Despite the “omission” of things like shields and experimental units, I vastly prefer the unit dynamics in PA to those in Supreme Commander. The Tier 1/2/3 dynamic in SupCom feels unwieldy to me compared with the more focused nature of tier 1/2 in PA. Tier 2 units in PA perform vastly different functions to Tier 1 units, making Tier 2 feel more supplemental that supplanting Tier 1. Tier 2 also (at this early point in my career) feels like a more meaningful choice in the game, due to its general availability being later and overall cost creating more scarcity of T2 units. I think in this case, my personal opinion would be that being “simpler” works to the advantage of Planetary Annihilation.

Orbital provides a more… intimate scale to a game otherwise obsessed with its own size. The choices surrounding Orbital tech are meaningful and difficult and add a feeling of tension and gravitas to what would otherwise be a game of percentages and degrees and pure efficiency. Fighting for Orbital dominance even on a single planet is a game within the larger game, a tactical slugfest on top of the strategic and economic scrabble for resource domination. Orbital, as weird as it is to say, is the lynchpin around which my interest in this game hangs. Despite my fervent desire to see interstellar warships, the very nature of Astreus (orbital transport), Anchor (orbital turrets), Avengers (orbital fighters) and the tenuous ground-based counters (umbrellas and Orbital Radar) are a frustrating and deeply important aspect of playing this game.


I need to impress upon you that Planetary Annihilation has hooked me. It’s hooked me despite having a user base that I’d normally consider to be worryingly small. It’s hooked me despite crashing on me in skirmish matches. It’s hooked me because it has tied the focused unit list and intimate/tactical nature of its Orbital mechanic to the economic and strategic Total Annihilation style ground/air/sea game. I gave Planetary Annihilation another chance after spending hours in emotional detachment and obstinate frustration (despite this game doing exactly what I say that I want, and trying new things in the RTS space) and found that it won me over in spite of myself.

And I will –not– tell you how many Commanders I have bought.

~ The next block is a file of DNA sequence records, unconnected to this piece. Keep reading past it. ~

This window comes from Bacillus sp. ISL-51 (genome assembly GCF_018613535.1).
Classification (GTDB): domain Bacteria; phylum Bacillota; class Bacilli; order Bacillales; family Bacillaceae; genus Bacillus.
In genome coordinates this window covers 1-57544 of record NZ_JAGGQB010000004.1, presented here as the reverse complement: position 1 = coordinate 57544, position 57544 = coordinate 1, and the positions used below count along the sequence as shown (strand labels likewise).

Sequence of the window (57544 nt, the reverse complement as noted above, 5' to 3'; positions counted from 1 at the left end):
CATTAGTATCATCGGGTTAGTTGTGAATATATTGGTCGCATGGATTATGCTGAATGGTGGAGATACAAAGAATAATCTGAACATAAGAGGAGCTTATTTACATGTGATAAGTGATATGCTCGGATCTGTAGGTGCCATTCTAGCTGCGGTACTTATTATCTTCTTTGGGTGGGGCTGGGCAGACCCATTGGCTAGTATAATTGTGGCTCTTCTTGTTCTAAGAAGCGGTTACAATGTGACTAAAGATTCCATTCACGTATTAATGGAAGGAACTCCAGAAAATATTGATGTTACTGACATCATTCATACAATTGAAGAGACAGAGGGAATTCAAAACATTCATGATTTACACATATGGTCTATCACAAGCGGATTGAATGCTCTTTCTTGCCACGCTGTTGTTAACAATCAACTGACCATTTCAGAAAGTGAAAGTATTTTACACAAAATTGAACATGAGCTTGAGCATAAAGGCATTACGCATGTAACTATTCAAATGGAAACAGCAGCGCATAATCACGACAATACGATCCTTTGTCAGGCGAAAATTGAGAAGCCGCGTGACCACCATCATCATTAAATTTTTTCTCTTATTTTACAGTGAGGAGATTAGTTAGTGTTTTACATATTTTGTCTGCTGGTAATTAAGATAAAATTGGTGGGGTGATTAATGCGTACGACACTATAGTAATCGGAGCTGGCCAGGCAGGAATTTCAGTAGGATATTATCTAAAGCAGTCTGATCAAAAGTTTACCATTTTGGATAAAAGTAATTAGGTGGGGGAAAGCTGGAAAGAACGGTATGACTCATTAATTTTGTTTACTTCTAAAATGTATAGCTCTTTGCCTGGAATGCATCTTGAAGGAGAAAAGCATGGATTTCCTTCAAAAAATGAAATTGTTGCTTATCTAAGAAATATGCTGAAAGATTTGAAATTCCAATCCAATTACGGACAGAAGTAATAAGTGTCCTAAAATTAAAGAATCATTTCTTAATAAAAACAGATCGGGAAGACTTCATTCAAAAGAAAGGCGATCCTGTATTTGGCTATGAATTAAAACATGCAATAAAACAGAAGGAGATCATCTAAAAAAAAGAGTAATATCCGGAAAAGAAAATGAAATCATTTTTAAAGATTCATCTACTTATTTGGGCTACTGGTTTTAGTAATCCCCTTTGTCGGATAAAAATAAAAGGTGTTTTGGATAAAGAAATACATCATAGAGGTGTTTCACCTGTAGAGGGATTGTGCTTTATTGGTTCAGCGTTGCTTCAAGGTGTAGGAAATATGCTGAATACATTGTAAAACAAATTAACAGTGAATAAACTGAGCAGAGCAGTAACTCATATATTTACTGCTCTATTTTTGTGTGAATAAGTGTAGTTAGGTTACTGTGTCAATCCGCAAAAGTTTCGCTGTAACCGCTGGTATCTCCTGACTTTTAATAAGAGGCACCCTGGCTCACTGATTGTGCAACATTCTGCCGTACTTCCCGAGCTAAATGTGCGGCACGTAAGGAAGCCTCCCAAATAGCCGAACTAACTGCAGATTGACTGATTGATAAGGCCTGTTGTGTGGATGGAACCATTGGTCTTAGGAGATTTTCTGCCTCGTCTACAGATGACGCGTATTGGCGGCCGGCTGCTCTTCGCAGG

1. Haha, didn’t expect to see you advertising our mod here as well. (Not that its a bad thing).

      Excellent job with the review of the game. Really happy that you decided to give the game another shot and ended up enjoying it. PA even though it has its flaws I feel is a really good game that not enough people give a chance, due to an abundance of bad press during its early release days. PA was the game that got me into playing online (Really that’s where most of the fun to be had is here) and I have put more time into PA than many other recent games.

      Liked by 1 person

  1. “The implications of playing on a sphere rather than a 2d box are interesting – though difficult – to wrap… around.”. Pun intended?

    I’ve not tried PA yet; is it ‘3D’ only, or are cartographic projections available (to keep an overview on the whole map, for example)
    Perchance, are orbits treated realistically, or do satellites just hover over whatever spot you want? Really, kerbal space program with giant cannons sounds fun (and extremely ambitious and harder to program). Actually, for faction diversity, you might have both technologies- orbital satellites and geostationary hovering fusion jets.


    1. The solar systems are actually modeled, though I think the only implications of travel between planets is travel time and destination on the planet’s surface. Satellites sit still over a location, i believe. It’s not modeling geosynchronous orbit or anything